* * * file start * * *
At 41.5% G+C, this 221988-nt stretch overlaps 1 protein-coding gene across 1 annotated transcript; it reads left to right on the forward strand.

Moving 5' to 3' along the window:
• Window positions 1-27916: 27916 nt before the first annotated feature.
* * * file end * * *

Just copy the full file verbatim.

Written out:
At 41.5% G+C, this 221988-nt stretch overlaps 1 protein-coding gene across 1 annotated transcript; it reads left to right on the forward strand.

Moving 5' to 3' along the window:
• Window positions 1-27916: 27916 nt before the first annotated feature.